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Threat Actors Weaponize Telegram Bots to Compromise PayPal Accounts

Just recently researchers have discovered a campaign that has been operational since June 2021, which has secretly been exploiting Telegram bots to compromise the banking information of users. More specifically, the campaign is stealing the one-time password tokens (OTPs) and stealing valuable PayPal, Apply Pay, and Google Pay information.

While manipulating bots is one part of the campaign, the other part is in manipulating users to give out their account information. Fraudsters are doing this by calling victims, getting in touch through mail, and even sending out SMS messages to retrieve this valuable information. The mission aims to get the verification code from the user and then use this to steal whatever they want from their accounts.

As researchers delved deeper into this matter they came to find that is campaign had a very close similarity to another campaign that was discovered earlier this year in January, where attackers were using bots developed by Russian cybercriminals for a similar purpose. In this particular case, researchers have identified three main bots that have been exploited by attackers and are now working to resolve the issue.

To get a better understanding of the situation let’s look at different aspects of the attack and how an attack is put together.

Using Bots

Making use of bots that are already available on Telegram is a relatively straightforward procedure. Attackers need to pay a small amount to get access to the bot and then they can enter in commands for the bot to follow. These commands, also known as scripts, can also be used on various other platforms that use similar bots. In this way, they can target specific services on the victims’ machine and they can also retrieve certain information. In this case, this was banking information and these bots were designed specifically to retrieve PayPal information, Apple Pay, and Google Pay information as well.

Impersonating Institutes

A very effective way to make their fishy messages seem more credible is for attackers to impersonate well-known institutes that the user is likely to trust. Whether this is during a call or through an SMS message, as attackers are looking to get vital information they often use social engineering tactics along with a reliable alias to uncover the information they need. As the bot exists on the victim's phone as soon as the user receives the OTP the bot relays this information to the attacker, and the attacker has access.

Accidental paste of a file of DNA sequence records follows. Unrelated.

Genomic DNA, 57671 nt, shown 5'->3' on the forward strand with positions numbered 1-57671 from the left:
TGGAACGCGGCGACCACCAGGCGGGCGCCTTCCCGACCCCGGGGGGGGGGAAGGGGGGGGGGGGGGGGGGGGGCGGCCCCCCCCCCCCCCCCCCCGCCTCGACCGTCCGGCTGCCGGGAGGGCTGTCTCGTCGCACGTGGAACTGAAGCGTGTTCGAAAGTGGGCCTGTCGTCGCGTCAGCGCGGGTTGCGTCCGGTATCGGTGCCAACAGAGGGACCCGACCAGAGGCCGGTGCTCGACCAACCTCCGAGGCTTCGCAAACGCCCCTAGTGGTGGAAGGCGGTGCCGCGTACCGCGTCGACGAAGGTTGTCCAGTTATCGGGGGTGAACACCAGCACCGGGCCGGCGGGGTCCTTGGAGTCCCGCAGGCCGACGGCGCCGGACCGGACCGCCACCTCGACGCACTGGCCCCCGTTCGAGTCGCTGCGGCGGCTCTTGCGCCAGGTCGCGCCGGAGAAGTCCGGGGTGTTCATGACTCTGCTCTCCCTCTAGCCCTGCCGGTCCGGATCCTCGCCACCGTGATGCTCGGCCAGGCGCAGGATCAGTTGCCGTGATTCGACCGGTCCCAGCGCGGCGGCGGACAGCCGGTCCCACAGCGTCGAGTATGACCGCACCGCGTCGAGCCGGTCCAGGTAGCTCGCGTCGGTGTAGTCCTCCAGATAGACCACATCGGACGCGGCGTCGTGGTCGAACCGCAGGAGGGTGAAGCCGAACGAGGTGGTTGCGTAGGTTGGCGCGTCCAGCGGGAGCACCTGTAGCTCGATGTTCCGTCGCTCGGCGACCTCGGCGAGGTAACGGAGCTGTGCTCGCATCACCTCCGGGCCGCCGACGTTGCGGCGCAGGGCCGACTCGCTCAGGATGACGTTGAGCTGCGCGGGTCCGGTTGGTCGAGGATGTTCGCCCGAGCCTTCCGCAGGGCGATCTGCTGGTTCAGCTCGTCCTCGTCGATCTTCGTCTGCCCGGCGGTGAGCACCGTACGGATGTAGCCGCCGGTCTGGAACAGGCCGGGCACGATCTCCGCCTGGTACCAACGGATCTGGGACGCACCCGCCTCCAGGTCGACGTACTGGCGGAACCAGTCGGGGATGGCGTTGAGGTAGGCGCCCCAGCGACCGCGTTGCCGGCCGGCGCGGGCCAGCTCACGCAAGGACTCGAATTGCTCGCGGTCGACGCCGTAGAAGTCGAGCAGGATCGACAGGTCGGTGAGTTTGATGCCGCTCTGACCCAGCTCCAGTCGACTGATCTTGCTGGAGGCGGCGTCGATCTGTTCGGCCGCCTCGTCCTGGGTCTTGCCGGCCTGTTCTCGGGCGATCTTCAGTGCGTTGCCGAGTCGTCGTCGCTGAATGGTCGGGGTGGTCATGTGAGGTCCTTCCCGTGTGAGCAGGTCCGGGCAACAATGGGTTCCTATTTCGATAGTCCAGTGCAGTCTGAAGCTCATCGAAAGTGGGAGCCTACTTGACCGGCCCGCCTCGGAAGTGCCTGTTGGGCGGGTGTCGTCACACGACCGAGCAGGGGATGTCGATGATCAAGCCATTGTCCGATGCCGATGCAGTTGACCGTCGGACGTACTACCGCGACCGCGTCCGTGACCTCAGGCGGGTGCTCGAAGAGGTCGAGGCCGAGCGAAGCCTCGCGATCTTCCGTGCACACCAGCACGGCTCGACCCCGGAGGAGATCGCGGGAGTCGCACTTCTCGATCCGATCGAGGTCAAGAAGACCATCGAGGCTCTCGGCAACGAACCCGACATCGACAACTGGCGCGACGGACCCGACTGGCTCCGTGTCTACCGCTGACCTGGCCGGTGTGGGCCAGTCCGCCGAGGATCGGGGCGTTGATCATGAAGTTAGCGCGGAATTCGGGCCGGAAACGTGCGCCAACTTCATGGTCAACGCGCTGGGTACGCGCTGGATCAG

These bots are widely available on the black market and are not very expensive to use either. Moreover, people using the bot can pay extra for additional services and also target people on many other platforms using many other kinds of financial instruments.

Impersonating Banks

This approach is a bit harder but it is also a lot more direct. In this approach, the attacker calls up the victim directly and pretends to be calling from a bank. During the conversation, the attacker will try and convince the user to give out their ATM PIN or credit card information, or OTP. With this information, the attacker can easily withdraw funds and even use this information to make online purchases.

Overall, cybercrime is growing and attackers are constantly coming up with new ways to fraud people into giving out their information. If you receive any such calls, definitely take them with a pinch of salt and make sure you are dealing with an authentic entity before sharing any information.

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